Yankees News and Notes: Jeter’s autograph sessions, Mo feels he needs to prove himself again


We are on the eve of pitchers and catchers reporting, so I think it’s time to take a look at some of the lighter stories facing the Yankees. Both stories include two memorable Yankees from the past 20 years, with one showing the ridiculousness of autographs and the other showing he has to prove why he is the best at what he does, all over again.

Adults are kinda upset that Jeter won’t sign autographs for them. Can we be grown-ups about this? (Image: Anthony Gruppuso-USA TODAY Sports)

According to the New York Times’ Scott Cacciola story, getting an autograph from Derek Jeter during Spring Training can be a very stressful ordeal. Apparently, he is helped by John Johnson, a Yankees employee, who has the demeanor of a drill sergeant. Johnson tells the autograph-seekers that in order for Jeter to sign as many autographs as possible, he doesn’t need to hear about your life story. In fact, Johnson can be heard regularly saying this:

"“Single file! No chitchat! He doesn’t want to hear about your personal life, so don’t ask him about his!”"

Apparently, he is also no fan of budging in line either.

"“If anyone from the back moves forward, we’re going to cut the session off!”"

Sadly, Jeter doesn’t stop to sign autographs very often while in Tampa. However, the autograph-seekers are usually grown men, many of which will just turn the autograph into a quick buck. It’s borderline sad that these types of people have ruined the autographing experience for younger generations all in the name of greed.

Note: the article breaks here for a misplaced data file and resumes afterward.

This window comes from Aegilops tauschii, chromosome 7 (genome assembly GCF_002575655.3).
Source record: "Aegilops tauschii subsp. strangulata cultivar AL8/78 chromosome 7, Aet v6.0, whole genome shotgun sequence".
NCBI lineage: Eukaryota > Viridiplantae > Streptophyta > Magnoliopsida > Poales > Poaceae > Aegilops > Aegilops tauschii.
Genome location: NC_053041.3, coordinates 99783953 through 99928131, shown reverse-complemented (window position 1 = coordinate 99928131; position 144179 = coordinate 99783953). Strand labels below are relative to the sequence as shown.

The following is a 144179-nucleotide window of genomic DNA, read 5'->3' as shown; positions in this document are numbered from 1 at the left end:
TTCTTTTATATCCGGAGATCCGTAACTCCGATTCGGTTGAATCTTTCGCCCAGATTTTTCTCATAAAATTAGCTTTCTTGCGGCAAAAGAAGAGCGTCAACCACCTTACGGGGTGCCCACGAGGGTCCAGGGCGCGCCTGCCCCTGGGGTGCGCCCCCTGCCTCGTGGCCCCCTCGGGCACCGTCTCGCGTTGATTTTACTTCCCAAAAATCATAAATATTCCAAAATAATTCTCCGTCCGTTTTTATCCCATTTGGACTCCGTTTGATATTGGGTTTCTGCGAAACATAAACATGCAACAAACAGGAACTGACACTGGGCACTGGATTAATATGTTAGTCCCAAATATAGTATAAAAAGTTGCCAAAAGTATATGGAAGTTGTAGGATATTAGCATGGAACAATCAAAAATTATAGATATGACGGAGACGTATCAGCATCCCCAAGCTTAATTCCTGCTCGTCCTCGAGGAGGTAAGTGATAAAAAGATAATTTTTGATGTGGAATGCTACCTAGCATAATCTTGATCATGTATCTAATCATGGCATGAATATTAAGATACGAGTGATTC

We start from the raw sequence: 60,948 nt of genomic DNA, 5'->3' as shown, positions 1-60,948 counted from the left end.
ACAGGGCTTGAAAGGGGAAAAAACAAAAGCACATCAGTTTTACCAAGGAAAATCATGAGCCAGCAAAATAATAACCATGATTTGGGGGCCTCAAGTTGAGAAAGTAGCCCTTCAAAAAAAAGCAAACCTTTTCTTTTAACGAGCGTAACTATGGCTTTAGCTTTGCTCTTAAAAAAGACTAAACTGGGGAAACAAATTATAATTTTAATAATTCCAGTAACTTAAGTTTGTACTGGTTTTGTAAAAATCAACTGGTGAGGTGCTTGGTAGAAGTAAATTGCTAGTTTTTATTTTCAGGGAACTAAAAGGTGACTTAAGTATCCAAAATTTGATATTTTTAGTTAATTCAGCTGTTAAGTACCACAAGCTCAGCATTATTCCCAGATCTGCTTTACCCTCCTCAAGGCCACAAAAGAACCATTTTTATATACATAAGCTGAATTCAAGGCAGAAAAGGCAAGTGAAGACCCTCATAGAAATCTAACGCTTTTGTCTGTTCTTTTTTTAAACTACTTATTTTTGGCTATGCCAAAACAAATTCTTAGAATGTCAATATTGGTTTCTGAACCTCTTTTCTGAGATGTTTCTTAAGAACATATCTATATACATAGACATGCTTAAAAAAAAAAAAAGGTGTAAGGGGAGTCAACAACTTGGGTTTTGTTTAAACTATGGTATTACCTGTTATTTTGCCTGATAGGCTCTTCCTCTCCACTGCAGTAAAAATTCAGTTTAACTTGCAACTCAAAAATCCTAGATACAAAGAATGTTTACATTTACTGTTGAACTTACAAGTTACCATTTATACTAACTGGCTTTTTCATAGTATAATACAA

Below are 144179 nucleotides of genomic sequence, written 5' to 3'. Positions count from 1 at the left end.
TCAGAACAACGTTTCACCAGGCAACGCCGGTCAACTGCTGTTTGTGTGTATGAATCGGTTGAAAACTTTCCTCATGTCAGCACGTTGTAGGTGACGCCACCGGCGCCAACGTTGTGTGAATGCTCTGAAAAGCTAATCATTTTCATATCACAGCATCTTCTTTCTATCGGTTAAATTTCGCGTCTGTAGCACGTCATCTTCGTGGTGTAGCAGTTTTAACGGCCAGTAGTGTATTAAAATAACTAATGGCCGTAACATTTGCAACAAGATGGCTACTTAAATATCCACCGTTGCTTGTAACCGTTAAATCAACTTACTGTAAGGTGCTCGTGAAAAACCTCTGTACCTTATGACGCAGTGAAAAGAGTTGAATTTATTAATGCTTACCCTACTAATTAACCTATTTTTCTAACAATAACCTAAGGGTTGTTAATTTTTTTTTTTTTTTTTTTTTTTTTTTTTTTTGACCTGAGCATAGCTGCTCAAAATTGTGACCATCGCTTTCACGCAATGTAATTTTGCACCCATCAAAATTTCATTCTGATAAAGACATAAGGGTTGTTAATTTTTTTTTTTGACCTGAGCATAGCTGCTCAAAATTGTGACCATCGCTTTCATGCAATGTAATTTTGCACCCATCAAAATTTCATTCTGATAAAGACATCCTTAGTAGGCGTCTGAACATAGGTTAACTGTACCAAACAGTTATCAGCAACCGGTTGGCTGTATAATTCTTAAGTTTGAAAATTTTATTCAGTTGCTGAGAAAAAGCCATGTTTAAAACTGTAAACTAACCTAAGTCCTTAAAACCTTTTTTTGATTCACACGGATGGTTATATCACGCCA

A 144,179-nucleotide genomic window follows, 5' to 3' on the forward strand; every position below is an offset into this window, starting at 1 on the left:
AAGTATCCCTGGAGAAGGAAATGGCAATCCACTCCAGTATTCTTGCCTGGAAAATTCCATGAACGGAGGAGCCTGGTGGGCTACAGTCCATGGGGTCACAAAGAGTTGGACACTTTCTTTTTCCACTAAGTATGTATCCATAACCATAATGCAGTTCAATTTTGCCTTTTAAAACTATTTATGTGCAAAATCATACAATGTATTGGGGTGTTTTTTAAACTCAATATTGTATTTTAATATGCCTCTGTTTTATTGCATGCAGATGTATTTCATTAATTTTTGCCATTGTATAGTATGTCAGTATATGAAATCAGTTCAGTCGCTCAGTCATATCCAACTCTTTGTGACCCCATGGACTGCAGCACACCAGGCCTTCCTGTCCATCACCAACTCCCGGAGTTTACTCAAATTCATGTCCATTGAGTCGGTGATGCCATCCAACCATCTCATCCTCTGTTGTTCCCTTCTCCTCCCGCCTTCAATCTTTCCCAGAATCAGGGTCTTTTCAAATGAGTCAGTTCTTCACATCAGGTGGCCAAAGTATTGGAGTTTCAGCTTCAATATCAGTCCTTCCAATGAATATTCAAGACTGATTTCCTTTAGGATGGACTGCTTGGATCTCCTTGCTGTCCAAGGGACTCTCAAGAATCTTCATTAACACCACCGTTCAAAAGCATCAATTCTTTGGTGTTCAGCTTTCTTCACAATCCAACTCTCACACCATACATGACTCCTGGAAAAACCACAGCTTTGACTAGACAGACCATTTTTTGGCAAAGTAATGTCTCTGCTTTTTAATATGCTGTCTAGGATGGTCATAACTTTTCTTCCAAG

Meanwhile, Jeter isn’t an introvert, when Spring Training officially begins he talks to fans while stretching and while in the on-deck circle, but that is while inside the Yankees complex, where fans are allowed in.

Speaking of Spring Training, Mariano Rivera is taking this part of the baseball schedule serious for the first time in a while. Normally, Mo won’t attend pitchers and catchers when they first report, but instead gets himself ready and shows up when everybody comes together. Not this year. In fact, Mo said to Dan Barbarisi of the Wall Street Journal that he’ll report to pitchers and catchers on time with his other cohorts.

"“This time, I’m going to show up at the right time … The arm, is good, the arm is good. I’m feeling great, and I’m getting anxious now. It’s getting close, and I’m getting anxious.”"

The 43-year-old tore his knee up shagging flyballs during pregame in early May 2012 in Kansas City. He would miss the remainder of the year, which put serious doubt in whether he’d ever don the pinstripes again. Luckily, Rivera will be the Yankees closer for one more year as the Yankees will have this year to figure out who will compete for the closer’s role in 2014.

Discussion Points:

  1. Should more prominent athletes have designated times and spots to sign autographs or is that something they graduate from?
  2. Your thoughts on Mo returning to the Yankees: Will he have a good or bad final year?